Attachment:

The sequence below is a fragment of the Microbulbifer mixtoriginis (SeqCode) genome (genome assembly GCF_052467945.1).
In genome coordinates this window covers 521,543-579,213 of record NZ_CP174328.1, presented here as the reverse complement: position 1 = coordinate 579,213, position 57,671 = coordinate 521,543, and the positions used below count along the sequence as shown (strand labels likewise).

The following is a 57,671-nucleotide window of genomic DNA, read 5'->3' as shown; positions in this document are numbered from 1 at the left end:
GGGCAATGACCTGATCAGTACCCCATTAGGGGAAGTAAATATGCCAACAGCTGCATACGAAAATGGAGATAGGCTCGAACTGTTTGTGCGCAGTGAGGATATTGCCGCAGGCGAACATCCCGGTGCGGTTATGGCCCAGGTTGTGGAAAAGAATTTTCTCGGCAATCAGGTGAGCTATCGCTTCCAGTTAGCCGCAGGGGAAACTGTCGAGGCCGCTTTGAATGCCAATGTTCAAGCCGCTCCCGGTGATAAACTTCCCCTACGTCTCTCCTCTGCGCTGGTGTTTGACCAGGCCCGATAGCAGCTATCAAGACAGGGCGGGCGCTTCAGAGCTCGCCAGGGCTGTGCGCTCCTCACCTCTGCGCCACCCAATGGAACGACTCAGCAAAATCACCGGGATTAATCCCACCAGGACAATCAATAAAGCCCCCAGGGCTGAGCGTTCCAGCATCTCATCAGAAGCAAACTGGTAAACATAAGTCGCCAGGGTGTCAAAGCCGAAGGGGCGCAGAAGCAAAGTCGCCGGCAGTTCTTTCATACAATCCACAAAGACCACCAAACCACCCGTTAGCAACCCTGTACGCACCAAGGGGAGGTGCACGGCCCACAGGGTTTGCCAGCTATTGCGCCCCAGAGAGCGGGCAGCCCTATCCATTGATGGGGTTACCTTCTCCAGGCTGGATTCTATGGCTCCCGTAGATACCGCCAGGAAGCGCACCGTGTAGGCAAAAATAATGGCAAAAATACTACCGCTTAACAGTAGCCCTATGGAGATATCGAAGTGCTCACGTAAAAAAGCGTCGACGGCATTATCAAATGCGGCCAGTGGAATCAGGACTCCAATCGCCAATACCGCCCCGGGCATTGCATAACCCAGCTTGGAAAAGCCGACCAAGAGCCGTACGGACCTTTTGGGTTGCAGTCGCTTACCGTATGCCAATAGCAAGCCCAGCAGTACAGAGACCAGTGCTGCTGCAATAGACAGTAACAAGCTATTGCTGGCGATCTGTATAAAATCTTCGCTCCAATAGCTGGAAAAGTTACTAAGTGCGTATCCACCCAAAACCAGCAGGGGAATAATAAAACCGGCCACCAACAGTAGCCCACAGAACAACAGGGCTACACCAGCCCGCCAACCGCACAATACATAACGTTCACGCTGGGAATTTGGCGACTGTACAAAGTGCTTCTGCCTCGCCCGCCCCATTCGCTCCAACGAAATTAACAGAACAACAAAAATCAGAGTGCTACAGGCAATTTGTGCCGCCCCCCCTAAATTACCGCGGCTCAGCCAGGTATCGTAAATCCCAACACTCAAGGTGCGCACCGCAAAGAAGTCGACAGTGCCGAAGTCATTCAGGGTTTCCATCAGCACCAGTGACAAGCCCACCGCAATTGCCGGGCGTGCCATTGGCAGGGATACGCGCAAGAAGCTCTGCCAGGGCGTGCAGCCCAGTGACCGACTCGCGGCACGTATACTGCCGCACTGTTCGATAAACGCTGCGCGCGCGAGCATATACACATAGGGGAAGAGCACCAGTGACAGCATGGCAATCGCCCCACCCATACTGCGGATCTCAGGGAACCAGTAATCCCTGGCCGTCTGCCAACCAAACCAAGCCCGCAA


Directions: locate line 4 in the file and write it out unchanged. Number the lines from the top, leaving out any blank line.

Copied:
GGGCAATGACCTGATCAGTACCCCATTAGGGGAAGTAAATATGCCAACAGCTGCATACGAAAATGGAGATAGGCTCGAACTGTTTGTGCGCAGTGAGGATATTGCCGCAGGCGAACATCCCGGTGCGGTTATGGCCCAGGTTGTGGAAAAGAATTTTCTCGGCAATCAGGTGAGCTATCGCTTCCAGTTAGCCGCAGGGGAAACTGTCGAGGCCGCTTTGAATGCCAATGTTCAAGCCGCTCCCGGTGATAAACTTCCCCTACGTCTCTCCTCTGCGCTGGTGTTTGACCAGGCCCGATAGCAGCTATCAAGACAGGGCGGGCGCTTCAGAGCTCGCCAGGGCTGTGCGCTCCTCACCTCTGCGCCACCCAATGGAACGACTCAGCAAAATCACCGGGATTAATCCCACCAGGACAATCAATAAAGCCCCCAGGGCTGAGCGTTCCAGCATCTCATCAGAAGCAAACTGGTAAACATAAGTCGCCAGGGTGTCAAAGCCGAAGGGGCGCAGAAGCAAAGTCGCCGGCAGTTCTTTCATACAATCCACAAAGACCACCAAACCACCCGTTAGCAACCCTGTACGCACCAAGGGGAGGTGCACGGCCCACAGGGTTTGCCAGCTATTGCGCCCCAGAGAGCGGGCAGCCCTATCCATTGATGGGGTTACCTTCTCCAGGCTGGATTCTATGGCTCCCGTAGATACCGCCAGGAAGCGCACCGTGTAGGCAAAAATAATGGCAAAAATACTACCGCTTAACAGTAGCCCTATGGAGATATCGAAGTGCTCACGTAAAAAAGCGTCGACGGCATTATCAAATGCGGCCAGTGGAATCAGGACTCCAATCGCCAATACCGCCCCGGGCATTGCATAACCCAGCTTGGAAAAGCCGACCAAGAGCCGTACGGACCTTTTGGGTTGCAGTCGCTTACCGTATGCCAATAGCAAGCCCAGCAGTACAGAGACCAGTGCTGCTGCAATAGACAGTAACAAGCTATTGCTGGCGATCTGTATAAAATCTTCGCTCCAATAGCTGGAAAAGTTACTAAGTGCGTATCCACCCAAAACCAGCAGGGGAATAATAAAACCGGCCACCAACAGTAGCCCACAGAACAACAGGGCTACACCAGCCCGCCAACCGCACAATACATAACGTTCACGCTGGGAATTTGGCGACTGTACAAAGTGCTTCTGCCTCGCCCGCCCCATTCGCTCCAACGAAATTAACAGAACAACAAAAATCAGAGTGCTACAGGCAATTTGTGCCGCCCCCCCTAAATTACCGCGGCTCAGCCAGGTATCGTAAATCCCAACACTCAAGGTGCGCACCGCAAAGAAGTCGACAGTGCCGAAGTCATTCAGGGTTTCCATCAGCACCAGTGACAAGCCCACCGCAATTGCCGGGCGTGCCATTGGCAGGGATACGCGCAAGAAGCTCTGCCAGGGCGTGCAGCCCAGTGACCGACTCGCGGCACGTATACTGCCGCACTGTTCGATAAACGCTGCGCGCGCGAGCATATACACATAGGGGAAGAGCACCAGTGACAGCATGGCAATCGCCCCACCCATACTGCGGATCTCAGGGAACCAGTAATCCCTGGCCGTCTGCCAACCAAACCAAGCCCGCAA